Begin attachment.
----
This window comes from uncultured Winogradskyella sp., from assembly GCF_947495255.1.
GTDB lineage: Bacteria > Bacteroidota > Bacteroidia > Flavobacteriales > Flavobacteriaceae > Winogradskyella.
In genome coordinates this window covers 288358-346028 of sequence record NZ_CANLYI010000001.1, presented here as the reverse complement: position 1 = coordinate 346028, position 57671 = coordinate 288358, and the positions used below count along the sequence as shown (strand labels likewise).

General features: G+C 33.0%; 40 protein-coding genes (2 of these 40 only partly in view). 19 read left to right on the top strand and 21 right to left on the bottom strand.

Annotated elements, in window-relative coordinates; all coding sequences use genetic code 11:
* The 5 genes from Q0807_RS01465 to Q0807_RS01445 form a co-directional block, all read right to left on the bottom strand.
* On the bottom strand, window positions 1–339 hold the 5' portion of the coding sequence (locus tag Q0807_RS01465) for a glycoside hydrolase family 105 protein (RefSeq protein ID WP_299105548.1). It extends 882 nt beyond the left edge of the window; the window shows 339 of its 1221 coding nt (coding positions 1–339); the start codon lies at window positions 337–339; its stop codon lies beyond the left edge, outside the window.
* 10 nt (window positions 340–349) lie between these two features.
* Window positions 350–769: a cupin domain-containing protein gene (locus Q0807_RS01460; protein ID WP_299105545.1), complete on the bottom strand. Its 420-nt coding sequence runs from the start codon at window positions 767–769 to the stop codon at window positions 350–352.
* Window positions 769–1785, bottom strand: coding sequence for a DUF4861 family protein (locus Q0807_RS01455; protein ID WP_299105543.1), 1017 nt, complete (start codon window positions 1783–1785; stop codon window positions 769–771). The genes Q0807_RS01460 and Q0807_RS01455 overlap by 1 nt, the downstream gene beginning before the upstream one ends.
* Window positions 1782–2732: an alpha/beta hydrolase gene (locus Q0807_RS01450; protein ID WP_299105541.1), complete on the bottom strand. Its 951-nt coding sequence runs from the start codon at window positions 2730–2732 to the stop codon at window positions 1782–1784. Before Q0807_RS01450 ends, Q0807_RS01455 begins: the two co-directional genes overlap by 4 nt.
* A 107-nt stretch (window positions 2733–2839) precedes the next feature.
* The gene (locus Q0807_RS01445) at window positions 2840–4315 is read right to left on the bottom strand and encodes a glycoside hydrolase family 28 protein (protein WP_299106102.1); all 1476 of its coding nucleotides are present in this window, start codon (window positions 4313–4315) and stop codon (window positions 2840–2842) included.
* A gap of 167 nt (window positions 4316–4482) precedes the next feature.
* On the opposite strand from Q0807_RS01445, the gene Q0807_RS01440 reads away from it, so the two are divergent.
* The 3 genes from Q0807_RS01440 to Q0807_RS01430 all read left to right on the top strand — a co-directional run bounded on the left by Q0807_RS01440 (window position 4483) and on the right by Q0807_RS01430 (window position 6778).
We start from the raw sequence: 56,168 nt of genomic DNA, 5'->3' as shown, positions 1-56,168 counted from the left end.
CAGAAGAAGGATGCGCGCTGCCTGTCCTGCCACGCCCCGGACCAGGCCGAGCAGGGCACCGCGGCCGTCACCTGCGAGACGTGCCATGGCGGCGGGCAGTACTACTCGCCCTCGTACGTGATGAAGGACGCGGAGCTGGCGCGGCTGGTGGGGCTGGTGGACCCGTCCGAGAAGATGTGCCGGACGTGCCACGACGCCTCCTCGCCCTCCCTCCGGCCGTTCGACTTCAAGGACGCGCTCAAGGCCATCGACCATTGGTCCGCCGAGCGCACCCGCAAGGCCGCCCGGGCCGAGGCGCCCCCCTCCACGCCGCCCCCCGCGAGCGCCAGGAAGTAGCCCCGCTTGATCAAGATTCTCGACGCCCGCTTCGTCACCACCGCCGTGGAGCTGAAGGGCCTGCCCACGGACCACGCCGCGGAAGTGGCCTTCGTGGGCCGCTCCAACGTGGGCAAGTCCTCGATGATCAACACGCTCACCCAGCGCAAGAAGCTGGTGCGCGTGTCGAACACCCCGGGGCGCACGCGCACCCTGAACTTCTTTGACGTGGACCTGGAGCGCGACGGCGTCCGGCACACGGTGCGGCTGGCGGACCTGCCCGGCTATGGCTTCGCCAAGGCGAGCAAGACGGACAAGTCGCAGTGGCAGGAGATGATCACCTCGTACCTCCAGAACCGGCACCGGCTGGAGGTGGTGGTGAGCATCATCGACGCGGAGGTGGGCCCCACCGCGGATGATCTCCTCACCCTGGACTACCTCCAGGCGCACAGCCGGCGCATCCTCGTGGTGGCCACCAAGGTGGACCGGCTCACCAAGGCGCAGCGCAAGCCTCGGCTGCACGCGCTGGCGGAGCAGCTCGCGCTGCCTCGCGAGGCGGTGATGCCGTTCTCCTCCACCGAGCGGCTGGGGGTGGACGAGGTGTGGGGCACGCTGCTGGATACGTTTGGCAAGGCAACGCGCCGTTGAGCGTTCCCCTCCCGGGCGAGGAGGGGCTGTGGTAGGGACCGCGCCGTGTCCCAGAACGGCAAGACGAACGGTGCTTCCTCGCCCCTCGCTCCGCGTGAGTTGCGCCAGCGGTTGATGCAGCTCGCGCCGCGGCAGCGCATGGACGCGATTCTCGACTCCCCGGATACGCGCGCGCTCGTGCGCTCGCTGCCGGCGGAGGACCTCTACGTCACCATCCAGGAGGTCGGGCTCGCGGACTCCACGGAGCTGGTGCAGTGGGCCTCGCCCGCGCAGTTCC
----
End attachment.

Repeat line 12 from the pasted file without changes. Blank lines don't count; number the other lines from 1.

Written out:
* A 107-nt stretch (window positions 2733–2839) precedes the next feature.